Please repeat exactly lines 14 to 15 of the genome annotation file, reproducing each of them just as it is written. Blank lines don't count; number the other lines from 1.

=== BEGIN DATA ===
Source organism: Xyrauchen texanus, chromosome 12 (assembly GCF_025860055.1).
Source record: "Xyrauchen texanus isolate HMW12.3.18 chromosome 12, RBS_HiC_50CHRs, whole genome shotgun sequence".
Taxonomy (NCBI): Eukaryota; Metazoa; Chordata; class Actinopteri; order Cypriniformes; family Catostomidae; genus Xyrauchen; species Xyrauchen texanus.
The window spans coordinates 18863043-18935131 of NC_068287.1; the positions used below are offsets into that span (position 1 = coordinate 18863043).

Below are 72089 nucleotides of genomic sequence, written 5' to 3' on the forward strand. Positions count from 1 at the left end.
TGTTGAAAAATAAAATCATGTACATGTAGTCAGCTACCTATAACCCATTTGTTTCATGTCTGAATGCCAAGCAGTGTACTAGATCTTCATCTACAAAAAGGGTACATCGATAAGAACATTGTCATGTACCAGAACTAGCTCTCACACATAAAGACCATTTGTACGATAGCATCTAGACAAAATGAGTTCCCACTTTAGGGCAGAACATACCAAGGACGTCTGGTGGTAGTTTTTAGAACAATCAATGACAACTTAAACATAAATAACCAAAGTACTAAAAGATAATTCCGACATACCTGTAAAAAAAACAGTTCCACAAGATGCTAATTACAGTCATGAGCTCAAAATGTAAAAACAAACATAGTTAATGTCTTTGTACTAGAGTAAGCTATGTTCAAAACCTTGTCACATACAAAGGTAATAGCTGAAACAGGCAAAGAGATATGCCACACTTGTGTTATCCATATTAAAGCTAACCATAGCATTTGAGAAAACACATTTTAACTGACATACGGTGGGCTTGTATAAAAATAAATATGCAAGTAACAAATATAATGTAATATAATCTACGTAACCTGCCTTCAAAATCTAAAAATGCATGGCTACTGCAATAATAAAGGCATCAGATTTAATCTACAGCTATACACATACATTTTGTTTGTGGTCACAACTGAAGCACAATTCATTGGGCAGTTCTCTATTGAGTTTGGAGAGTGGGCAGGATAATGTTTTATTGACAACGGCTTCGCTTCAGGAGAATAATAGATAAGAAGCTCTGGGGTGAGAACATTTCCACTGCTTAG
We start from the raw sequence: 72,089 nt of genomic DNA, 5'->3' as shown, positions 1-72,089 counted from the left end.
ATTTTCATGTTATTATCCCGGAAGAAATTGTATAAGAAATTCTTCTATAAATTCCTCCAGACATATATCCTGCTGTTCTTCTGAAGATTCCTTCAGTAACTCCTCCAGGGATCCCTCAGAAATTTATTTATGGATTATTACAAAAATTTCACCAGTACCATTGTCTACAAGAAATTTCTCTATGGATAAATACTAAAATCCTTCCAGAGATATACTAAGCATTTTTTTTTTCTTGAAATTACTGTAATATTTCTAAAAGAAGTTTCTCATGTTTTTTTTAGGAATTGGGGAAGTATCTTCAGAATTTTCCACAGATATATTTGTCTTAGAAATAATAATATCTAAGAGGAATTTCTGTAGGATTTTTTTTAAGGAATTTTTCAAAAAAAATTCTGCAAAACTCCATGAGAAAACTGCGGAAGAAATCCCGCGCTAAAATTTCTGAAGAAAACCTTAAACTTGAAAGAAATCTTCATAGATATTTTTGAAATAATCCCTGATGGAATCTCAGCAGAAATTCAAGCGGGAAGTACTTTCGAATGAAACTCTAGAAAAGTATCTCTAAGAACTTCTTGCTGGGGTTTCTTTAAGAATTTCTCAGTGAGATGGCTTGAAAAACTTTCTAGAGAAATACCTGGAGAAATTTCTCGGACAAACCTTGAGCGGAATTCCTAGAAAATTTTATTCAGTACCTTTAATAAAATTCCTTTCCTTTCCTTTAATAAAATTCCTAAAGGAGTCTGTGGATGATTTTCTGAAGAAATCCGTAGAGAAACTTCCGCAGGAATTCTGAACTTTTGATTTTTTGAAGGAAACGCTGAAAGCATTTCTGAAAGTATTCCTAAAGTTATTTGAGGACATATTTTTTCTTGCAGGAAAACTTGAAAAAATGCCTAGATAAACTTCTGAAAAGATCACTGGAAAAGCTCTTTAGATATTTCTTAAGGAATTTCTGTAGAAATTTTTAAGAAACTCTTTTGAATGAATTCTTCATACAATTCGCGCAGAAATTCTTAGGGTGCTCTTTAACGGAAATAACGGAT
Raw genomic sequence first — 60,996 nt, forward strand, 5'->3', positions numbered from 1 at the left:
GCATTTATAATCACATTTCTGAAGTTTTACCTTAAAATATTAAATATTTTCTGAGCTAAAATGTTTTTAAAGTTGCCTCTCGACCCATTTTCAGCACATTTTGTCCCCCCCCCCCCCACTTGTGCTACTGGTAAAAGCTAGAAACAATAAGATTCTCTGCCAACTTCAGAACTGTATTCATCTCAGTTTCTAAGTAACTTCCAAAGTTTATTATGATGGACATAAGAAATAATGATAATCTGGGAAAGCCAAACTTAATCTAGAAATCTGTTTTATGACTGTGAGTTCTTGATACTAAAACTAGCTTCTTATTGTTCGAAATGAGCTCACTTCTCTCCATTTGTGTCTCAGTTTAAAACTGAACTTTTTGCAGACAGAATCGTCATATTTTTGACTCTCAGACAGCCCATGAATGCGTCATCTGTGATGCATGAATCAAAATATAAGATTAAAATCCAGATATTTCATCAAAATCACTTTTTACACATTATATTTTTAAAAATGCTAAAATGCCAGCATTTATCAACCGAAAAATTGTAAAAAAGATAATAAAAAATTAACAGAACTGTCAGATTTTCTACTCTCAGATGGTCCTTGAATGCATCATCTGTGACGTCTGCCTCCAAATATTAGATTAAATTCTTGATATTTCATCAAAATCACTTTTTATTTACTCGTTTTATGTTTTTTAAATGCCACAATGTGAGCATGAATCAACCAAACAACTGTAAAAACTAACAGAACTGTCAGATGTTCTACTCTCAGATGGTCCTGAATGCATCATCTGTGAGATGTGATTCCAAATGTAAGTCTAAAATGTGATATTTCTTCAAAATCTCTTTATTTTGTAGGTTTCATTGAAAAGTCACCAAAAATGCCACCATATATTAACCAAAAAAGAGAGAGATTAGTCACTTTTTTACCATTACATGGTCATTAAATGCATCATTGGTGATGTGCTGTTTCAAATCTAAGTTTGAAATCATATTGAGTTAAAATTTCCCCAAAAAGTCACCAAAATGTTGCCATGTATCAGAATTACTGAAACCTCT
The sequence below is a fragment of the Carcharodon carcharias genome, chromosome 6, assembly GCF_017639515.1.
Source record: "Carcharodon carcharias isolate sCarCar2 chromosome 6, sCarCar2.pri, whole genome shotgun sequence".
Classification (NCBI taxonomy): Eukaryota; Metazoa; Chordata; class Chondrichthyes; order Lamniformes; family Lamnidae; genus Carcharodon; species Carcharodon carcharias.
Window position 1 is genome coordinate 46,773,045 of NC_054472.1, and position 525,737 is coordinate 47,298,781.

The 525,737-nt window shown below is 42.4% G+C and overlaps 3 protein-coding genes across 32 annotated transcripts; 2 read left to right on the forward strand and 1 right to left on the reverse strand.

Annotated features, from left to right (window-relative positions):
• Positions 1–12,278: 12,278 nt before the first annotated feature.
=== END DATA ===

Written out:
Window position 1 is genome coordinate 46,773,045 of NC_054472.1, and position 525,737 is coordinate 47,298,781.

The 525,737-nt window shown below is 42.4% G+C and overlaps 3 protein-coding genes across 32 annotated transcripts; 2 read left to right on the forward strand and 1 right to left on the reverse strand.